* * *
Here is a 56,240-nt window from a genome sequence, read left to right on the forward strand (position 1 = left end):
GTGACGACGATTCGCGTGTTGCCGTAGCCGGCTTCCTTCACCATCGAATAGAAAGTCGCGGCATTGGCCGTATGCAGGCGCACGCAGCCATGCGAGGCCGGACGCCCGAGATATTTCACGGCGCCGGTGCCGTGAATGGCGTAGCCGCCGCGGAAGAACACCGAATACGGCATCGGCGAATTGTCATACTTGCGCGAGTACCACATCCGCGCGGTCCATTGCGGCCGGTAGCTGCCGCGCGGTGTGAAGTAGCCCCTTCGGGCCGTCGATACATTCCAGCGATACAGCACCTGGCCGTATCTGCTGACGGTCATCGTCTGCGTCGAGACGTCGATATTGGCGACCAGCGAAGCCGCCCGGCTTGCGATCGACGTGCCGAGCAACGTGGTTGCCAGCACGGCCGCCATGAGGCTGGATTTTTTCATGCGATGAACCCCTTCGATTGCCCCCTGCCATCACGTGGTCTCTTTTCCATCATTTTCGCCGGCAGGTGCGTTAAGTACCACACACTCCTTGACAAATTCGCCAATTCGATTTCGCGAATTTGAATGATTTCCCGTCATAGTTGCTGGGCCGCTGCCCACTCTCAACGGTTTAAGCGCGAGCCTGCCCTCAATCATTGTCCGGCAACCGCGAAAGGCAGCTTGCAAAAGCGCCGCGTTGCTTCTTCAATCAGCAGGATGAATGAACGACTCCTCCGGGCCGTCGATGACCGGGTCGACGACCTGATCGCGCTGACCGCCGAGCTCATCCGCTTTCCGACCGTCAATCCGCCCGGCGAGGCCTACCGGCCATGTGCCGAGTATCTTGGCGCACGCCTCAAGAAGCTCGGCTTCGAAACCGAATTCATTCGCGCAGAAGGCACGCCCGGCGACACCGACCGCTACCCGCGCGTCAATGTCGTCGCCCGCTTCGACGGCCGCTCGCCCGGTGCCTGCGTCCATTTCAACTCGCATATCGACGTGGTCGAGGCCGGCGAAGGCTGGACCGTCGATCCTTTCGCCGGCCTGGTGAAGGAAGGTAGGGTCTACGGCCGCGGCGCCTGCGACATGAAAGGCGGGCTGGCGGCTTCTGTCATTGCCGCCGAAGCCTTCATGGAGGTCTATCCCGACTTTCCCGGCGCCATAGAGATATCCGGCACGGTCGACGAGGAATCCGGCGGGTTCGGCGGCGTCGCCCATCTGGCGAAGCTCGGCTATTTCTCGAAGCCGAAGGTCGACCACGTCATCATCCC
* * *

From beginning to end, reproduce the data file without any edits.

Here is a 56,240-nt window from a genome sequence, read left to right on the forward strand (position 1 = left end):
GTGACGACGATTCGCGTGTTGCCGTAGCCGGCTTCCTTCACCATCGAATAGAAAGTCGCGGCATTGGCCGTATGCAGGCGCACGCAGCCATGCGAGGCCGGACGCCCGAGATATTTCACGGCGCCGGTGCCGTGAATGGCGTAGCCGCCGCGGAAGAACACCGAATACGGCATCGGCGAATTGTCATACTTGCGCGAGTACCACATCCGCGCGGTCCATTGCGGCCGGTAGCTGCCGCGCGGTGTGAAGTAGCCCCTTCGGGCCGTCGATACATTCCAGCGATACAGCACCTGGCCGTATCTGCTGACGGTCATCGTCTGCGTCGAGACGTCGATATTGGCGACCAGCGAAGCCGCCCGGCTTGCGATCGACGTGCCGAGCAACGTGGTTGCCAGCACGGCCGCCATGAGGCTGGATTTTTTCATGCGATGAACCCCTTCGATTGCCCCCTGCCATCACGTGGTCTCTTTTCCATCATTTTCGCCGGCAGGTGCGTTAAGTACCACACACTCCTTGACAAATTCGCCAATTCGATTTCGCGAATTTGAATGATTTCCCGTCATAGTTGCTGGGCCGCTGCCCACTCTCAACGGTTTAAGCGCGAGCCTGCCCTCAATCATTGTCCGGCAACCGCGAAAGGCAGCTTGCAAAAGCGCCGCGTTGCTTCTTCAATCAGCAGGATGAATGAACGACTCCTCCGGGCCGTCGATGACCGGGTCGACGACCTGATCGCGCTGACCGCCGAGCTCATCCGCTTTCCGACCGTCAATCCGCCCGGCGAGGCCTACCGGCCATGTGCCGAGTATCTTGGCGCACGCCTCAAGAAGCTCGGCTTCGAAACCGAATTCATTCGCGCAGAAGGCACGCCCGGCGACACCGACCGCTACCCGCGCGTCAATGTCGTCGCCCGCTTCGACGGCCGCTCGCCCGGTGCCTGCGTCCATTTCAACTCGCATATCGACGTGGTCGAGGCCGGCGAAGGCTGGACCGTCGATCCTTTCGCCGGCCTGGTGAAGGAAGGTAGGGTCTACGGCCGCGGCGCCTGCGACATGAAAGGCGGGCTGGCGGCTTCTGTCATTGCCGCCGAAGCCTTCATGGAGGTCTATCCCGACTTTCCCGGCGCCATAGAGATATCCGGCACGGTCGACGAGGAATCCGGCGGGTTCGGCGGCGTCGCCCATCTGGCGAAGCTCGGCTATTTCTCGAAGCCGAAGGTCGACCACGTCATCATCCC